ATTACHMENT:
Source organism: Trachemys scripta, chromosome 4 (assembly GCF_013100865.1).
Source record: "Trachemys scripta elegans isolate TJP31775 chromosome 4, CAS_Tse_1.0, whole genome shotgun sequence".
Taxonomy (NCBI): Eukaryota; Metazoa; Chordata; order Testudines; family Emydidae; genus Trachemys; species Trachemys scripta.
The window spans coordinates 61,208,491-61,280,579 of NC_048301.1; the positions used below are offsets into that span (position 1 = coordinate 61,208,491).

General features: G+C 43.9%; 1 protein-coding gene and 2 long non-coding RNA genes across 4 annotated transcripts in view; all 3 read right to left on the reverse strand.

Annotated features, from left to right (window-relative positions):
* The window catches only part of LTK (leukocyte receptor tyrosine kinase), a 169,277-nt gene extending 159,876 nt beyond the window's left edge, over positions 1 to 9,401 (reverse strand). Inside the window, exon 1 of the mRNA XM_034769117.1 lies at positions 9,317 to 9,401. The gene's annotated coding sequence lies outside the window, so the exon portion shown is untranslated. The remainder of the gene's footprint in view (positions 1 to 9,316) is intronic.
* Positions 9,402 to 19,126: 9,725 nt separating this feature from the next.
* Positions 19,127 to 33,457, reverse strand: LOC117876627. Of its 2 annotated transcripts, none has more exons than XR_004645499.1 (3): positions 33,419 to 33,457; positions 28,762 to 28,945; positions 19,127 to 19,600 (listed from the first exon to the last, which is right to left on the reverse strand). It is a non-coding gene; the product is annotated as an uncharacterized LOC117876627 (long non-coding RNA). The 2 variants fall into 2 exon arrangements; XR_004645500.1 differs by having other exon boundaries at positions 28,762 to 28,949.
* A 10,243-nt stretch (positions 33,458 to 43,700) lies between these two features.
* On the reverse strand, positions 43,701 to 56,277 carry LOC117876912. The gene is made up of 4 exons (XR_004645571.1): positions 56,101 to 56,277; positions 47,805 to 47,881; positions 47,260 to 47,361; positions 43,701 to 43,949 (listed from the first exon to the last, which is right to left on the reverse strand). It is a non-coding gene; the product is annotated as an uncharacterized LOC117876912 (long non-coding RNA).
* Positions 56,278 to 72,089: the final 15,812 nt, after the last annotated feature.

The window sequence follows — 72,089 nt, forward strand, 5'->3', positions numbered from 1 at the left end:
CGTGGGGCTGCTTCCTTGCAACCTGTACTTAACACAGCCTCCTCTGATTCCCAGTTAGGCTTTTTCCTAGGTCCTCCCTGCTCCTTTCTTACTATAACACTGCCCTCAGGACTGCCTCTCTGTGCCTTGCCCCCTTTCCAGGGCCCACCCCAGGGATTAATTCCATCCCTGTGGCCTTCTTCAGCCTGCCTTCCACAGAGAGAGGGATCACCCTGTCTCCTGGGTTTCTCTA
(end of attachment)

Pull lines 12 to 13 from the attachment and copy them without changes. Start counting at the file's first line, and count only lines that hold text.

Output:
* Positions 56,278 to 72,089: the final 15,812 nt, after the last annotated feature.

The window sequence follows — 72,089 nt, forward strand, 5'->3', positions numbered from 1 at the left end: